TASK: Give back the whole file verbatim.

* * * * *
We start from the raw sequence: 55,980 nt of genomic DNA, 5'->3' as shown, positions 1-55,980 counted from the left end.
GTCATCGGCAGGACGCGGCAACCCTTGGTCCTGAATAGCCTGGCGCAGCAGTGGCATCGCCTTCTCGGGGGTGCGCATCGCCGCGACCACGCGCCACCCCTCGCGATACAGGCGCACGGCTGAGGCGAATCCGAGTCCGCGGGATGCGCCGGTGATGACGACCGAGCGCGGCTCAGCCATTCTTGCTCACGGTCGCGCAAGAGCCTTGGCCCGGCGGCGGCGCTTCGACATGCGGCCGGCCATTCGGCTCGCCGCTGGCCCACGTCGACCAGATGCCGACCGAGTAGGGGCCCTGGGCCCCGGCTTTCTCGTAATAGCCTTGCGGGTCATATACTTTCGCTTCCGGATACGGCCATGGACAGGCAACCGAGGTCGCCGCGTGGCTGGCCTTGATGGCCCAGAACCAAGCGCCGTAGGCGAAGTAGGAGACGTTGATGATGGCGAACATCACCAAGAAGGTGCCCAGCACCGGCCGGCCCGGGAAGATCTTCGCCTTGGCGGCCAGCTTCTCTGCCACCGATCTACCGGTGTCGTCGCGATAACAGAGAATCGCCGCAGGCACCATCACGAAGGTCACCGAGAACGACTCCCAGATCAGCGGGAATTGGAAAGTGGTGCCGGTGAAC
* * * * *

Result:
We start from the raw sequence: 55,980 nt of genomic DNA, 5'->3' as shown, positions 1-55,980 counted from the left end.
GTCATCGGCAGGACGCGGCAACCCTTGGTCCTGAATAGCCTGGCGCAGCAGTGGCATCGCCTTCTCGGGGGTGCGCATCGCCGCGACCACGCGCCACCCCTCGCGATACAGGCGCACGGCTGAGGCGAATCCGAGTCCGCGGGATGCGCCGGTGATGACGACCGAGCGCGGCTCAGCCATTCTTGCTCACGGTCGCGCAAGAGCCTTGGCCCGGCGGCGGCGCTTCGACATGCGGCCGGCCATTCGGCTCGCCGCTGGCCCACGTCGACCAGATGCCGACCGAGTAGGGGCCCTGGGCCCCGGCTTTCTCGTAATAGCCTTGCGGGTCATATACTTTCGCTTCCGGATACGGCCATGGACAGGCAACCGAGGTCGCCGCGTGGCTGGCCTTGATGGCCCAGAACCAAGCGCCGTAGGCGAAGTAGGAGACGTTGATGATGGCGAACATCACCAAGAAGGTGCCCAGCACCGGCCGGCCCGGGAAGATCTTCGCCTTGGCGGCCAGCTTCTCTGCCACCGATCTACCGGTGTCGTCGCGATAACAGAGAATCGCCGCAGGCACCATCACGAAGGTCACCGAGAACGACTCCCAGATCAGCGGGAATTGGAAAGTGGTGCCGGTGAAC